Jonathan_Camhi
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Jonathan_Camhi,
User Rank: Author
2/18/2014 | 7:52:00 PM
re: Breaking Down the Impact of the Target Breach
Well we saw some of the bigger banks start to work together more closely with law enforcement after the DDoS attacks last year. That is something new. And the reputational harm that could come from a data breach or cyber attack does go beyond simple financial consequences. I think that is what caused some action after the DDoS attacks.
Jonathan_Camhi
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Jonathan_Camhi,
User Rank: Author
2/18/2014 | 7:50:20 PM
re: Breaking Down the Impact of the Target Breach
You're right about banks in the past regarding fraud as sometimes being part of the cost of doing business. And you're right again in suspecting that that is changing as a result of the frequency and size of the data breaches that have been occurring lately. It's already getting bigger attention as a result of the DDoS attacks last year against banks. The key is that now the breaches and sums of money involved are getting bigger, which makes for bigger headlines. And the bigger the headlines, the more it affects the reputation of the bank, which is where it goes beyond the simple cost of doing business. None of the banks want to lose customers because they were hit by a huge data breach that got them on the cover of the New York Times.
Alton Franklin
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Alton Franklin,
User Rank: Apprentice
2/17/2014 | 7:17:58 PM
re: Breaking Down the Impact of the Target Breach
No offense intended, but I've heard this song way too many times before.... "Given the latest breaches at < fill in the name >, < fill in the name >, < fill in the name >, < etc. >, < etc. >, < etc. > "they" will have to start paying more attention, providing more support, solving world hunger, creating world peace, curing cancer/heart disease/ADD/ADHD..." Realistically, as long as it's confined to mere financial consequences (never mind what goes for "mere"), there will be minimal adjustments - that is, no real change... I doubt it will ever happen in my lifetime; but, make it personal for the responsible parties - the ones actually signing off on currently quite obviously deficient security conditions and overall security postures - ( with jail time, unrecompensable financial penalties, public flogging, etc.) and you may - I say MAY - actually see some relevant and effective changes.... Until then.... Happy trails to you... :-)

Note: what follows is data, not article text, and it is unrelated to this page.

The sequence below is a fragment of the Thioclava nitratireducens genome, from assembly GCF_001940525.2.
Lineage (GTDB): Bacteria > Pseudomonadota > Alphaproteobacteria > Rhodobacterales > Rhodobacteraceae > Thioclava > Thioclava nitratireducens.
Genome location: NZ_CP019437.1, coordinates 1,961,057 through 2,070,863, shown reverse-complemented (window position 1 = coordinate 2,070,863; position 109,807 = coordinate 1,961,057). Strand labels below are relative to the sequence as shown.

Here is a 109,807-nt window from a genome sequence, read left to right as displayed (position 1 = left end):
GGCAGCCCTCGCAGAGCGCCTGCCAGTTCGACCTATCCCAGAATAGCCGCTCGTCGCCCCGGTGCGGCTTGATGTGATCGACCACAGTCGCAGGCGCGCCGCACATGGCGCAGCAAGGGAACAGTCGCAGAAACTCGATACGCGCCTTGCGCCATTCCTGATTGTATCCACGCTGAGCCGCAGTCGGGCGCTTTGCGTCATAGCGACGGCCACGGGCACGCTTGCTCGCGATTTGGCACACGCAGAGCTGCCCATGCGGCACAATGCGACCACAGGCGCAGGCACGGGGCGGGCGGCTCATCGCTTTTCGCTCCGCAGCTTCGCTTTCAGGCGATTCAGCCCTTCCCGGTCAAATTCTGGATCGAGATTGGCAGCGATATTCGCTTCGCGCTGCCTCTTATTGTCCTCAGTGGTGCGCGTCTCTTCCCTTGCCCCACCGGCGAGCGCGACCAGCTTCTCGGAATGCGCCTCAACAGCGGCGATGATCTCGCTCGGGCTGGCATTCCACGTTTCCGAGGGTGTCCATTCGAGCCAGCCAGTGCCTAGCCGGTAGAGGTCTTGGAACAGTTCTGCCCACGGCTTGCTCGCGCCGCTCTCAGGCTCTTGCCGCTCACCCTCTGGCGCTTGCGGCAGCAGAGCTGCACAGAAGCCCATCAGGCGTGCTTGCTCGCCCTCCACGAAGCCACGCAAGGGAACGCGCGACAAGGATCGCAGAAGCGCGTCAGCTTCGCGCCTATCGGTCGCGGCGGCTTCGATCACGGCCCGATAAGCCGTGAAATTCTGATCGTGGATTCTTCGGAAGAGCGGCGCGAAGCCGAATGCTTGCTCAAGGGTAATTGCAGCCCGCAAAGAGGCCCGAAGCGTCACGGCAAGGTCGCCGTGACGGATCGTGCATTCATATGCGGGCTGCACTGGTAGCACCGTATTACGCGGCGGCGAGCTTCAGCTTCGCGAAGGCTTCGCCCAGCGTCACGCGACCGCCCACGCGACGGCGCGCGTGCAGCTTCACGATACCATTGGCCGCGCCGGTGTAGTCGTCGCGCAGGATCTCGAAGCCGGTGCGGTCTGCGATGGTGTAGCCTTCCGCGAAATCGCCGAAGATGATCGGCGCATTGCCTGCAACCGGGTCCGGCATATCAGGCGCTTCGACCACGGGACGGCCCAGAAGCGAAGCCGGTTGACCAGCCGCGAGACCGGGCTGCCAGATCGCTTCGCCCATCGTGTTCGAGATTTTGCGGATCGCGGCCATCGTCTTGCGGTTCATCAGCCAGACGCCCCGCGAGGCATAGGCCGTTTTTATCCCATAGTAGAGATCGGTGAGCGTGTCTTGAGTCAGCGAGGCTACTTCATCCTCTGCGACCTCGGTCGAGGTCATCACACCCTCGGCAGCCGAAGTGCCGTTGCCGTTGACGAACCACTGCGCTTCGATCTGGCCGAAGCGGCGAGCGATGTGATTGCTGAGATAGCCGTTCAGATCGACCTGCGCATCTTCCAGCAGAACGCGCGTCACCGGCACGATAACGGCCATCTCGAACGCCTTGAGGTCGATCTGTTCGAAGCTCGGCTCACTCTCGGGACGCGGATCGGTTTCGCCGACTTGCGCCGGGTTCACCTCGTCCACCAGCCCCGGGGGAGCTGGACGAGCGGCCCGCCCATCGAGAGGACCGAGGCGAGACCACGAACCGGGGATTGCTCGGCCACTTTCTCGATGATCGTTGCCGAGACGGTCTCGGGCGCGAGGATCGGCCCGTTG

SRG2
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SRG2,
User Rank: Apprentice
2/15/2014 | 7:25:10 PM
re: Breaking Down the Impact of the Target Breach
As an IT Security professional, I have had the impression (possibly erroneous) that at least some members of the US banking community have not been overly concerned with IT Security - as long as the cost of the IT Security breach is minimal. The cost of IT Security breaches has, in the past, perhaps somewhat viewed as a "cost of doing business". Please note I am not privy to any information in this regard. This is just my personal impression as an "outsider looking in". However, I do believe that now, given the size, impact, and number of recent IT Security breaches - this issue will be receiving increased attention and support. This solely reflects my personal opinion at this time - and is subject to change based on new information. Thank You.